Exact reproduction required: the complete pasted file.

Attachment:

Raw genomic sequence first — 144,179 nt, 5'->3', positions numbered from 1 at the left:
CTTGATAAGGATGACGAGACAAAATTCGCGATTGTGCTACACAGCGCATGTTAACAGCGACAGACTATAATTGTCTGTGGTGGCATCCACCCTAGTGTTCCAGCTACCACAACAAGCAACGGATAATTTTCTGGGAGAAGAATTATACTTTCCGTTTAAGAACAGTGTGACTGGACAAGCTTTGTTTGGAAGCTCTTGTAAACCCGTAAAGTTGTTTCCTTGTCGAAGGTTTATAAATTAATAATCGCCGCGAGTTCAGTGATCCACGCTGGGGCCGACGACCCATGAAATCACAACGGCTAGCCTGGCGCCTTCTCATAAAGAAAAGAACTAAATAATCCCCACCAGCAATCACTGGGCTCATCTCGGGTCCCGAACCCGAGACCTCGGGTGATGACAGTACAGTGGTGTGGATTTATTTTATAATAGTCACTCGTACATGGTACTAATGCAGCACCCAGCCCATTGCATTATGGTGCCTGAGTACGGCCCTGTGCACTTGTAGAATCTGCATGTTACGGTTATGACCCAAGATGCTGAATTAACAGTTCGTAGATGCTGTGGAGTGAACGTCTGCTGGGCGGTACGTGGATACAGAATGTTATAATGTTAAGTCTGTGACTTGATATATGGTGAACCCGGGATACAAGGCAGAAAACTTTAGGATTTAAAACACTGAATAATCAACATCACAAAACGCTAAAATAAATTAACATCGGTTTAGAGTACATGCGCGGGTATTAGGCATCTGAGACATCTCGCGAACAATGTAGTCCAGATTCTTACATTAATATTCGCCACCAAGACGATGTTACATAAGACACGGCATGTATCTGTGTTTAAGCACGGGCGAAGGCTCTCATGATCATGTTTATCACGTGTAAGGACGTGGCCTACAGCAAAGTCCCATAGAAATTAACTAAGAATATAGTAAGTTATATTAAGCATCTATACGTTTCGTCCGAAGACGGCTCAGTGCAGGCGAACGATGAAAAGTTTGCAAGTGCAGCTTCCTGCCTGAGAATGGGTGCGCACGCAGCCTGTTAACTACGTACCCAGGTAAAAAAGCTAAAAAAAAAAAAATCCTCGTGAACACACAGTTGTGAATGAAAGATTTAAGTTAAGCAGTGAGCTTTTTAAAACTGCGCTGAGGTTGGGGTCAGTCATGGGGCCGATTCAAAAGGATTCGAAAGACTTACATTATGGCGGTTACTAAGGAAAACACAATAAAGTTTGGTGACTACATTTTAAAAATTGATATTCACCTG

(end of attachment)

Raw genomic sequence first — 144,179 nt, 5'->3', positions numbered from 1 at the left:
CTTGATAAGGATGACGAGACAAAATTCGCGATTGTGCTACACAGCGCATGTTAACAGCGACAGACTATAATTGTCTGTGGTGGCATCCACCCTAGTGTTCCAGCTACCACAACAAGCAACGGATAATTTTCTGGGAGAAGAATTATACTTTCCGTTTAAGAACAGTGTGACTGGACAAGCTTTGTTTGGAAGCTCTTGTAAACCCGTAAAGTTGTTTCCTTGTCGAAGGTTTATAAATTAATAATCGCCGCGAGTTCAGTGATCCACGCTGGGGCCGACGACCCATGAAATCACAACGGCTAGCCTGGCGCCTTCTCATAAAGAAAAGAACTAAATAATCCCCACCAGCAATCACTGGGCTCATCTCGGGTCCCGAACCCGAGACCTCGGGTGATGACAGTACAGTGGTGTGGATTTATTTTATAATAGTCACTCGTACATGGTACTAATGCAGCACCCAGCCCATTGCATTATGGTGCCTGAGTACGGCCCTGTGCACTTGTAGAATCTGCATGTTACGGTTATGACCCAAGATGCTGAATTAACAGTTCGTAGATGCTGTGGAGTGAACGTCTGCTGGGCGGTACGTGGATACAGAATGTTATAATGTTAAGTCTGTGACTTGATATATGGTGAACCCGGGATACAAGGCAGAAAACTTTAGGATTTAAAACACTGAATAATCAACATCACAAAACGCTAAAATAAATTAACATCGGTTTAGAGTACATGCGCGGGTATTAGGCATCTGAGACATCTCGCGAACAATGTAGTCCAGATTCTTACATTAATATTCGCCACCAAGACGATGTTACATAAGACACGGCATGTATCTGTGTTTAAGCACGGGCGAAGGCTCTCATGATCATGTTTATCACGTGTAAGGACGTGGCCTACAGCAAAGTCCCATAGAAATTAACTAAGAATATAGTAAGTTATATTAAGCATCTATACGTTTCGTCCGAAGACGGCTCAGTGCAGGCGAACGATGAAAAGTTTGCAAGTGCAGCTTCCTGCCTGAGAATGGGTGCGCACGCAGCCTGTTAACTACGTACCCAGGTAAAAAAGCTAAAAAAAAAAAAATCCTCGTGAACACACAGTTGTGAATGAAAGATTTAAGTTAAGCAGTGAGCTTTTTAAAACTGCGCTGAGGTTGGGGTCAGTCATGGGGCCGATTCAAAAGGATTCGAAAGACTTACATTATGGCGGTTACTAAGGAAAACACAATAAAGTTTGGTGACTACATTTTAAAAATTGATATTCACCTG